House Speaker John Boehner held his first press conference after the bitter 16-day government shutdown, Tuesday.
"We went through a very tough period," Boehner said, adding House Republicans fought the good fight, but didn't win.
His focus now entirely set on changing the subject from the GOP's sinking poll numbers to the dysfunction of Obamacare, Boehner highlighted the problems with the health care implementation.
"The rollout of Obamacare is nothing short of a debacle and the American people are now fearful about their health care," Boehner said.
The White House estimates 20 million Americans have visited health care.gov, the website where individuals can shop for insurance online, but frozen web pages, prolonged wait times and broken premium estimate calculators have provided the administration with more headaches than bragging rights.
House Majority Whip Kevin McCarthy, R-Calif., echoed Boehner's sentiment.
"It is a new day and a new glitch for the Obamcare rollout."
The House Energy and Commerce Committee will hold a hearing Thursday to explore why the website has had so many technical flaws. President Obama tapped a key administration aide Tuesday to fix the problems.
The House Republican push against Obamacare is what led the country into a government shutdown in the first place. Republicans voted on a series of bills to tie the federal government's funding bill to defund and delay Obamacare bills. The Senate Democrats refused to bring those bills to a vote and gridlock ensued.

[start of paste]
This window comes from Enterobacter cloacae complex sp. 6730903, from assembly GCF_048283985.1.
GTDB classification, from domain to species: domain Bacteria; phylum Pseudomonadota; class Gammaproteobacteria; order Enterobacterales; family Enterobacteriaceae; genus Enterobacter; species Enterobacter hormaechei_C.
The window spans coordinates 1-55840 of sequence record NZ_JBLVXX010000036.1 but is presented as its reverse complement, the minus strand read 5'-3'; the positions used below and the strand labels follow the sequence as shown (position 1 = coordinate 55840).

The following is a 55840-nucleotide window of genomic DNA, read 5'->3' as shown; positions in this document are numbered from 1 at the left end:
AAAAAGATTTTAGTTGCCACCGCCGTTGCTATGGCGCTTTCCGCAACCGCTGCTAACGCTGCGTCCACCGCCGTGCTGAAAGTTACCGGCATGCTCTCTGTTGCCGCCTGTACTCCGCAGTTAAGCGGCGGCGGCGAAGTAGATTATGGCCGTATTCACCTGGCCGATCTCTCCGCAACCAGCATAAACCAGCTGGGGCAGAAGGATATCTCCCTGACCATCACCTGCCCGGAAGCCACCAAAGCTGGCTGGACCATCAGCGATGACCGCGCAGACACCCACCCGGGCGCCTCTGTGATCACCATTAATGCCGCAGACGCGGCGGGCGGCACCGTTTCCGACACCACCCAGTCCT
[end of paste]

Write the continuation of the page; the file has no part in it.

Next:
A new Gallup Poll out Wednesday highlights the damage the GOP brand suffered, showing that is Obamacare is more palatable for key swing voters. While 50 percent of Americans still disapprove of the law, more independents and Democrats are warming to it.
Since the last poll was conducted in August, approval for the health care law has increased from 41 percent to 45 percent.
In August, 34 percent of independents were fans of Obamacare. Today, 39 percent are behind the law.
Republicans, meanwhile, remain starkly opposed to the Affordable Care Act with 86 percent opposed.
Gallup pollsters, however, warn that while the GOP's campaign against the health care law resonates with the base, the crusade may not court independent voters like it once did.
"The problems with the rollout of the health exchanges have given Republicans new reasons to criticize the law," Gallup pollster Frank Newport said. "However, the percentage of Republicans who disapprove of the law is already so high that it would be difficult for it to rise further. Eighty-six percent now disapprove, little changed from August."
The poll was conducted between Oct. 18 and 20 and included more than 1,500 adults.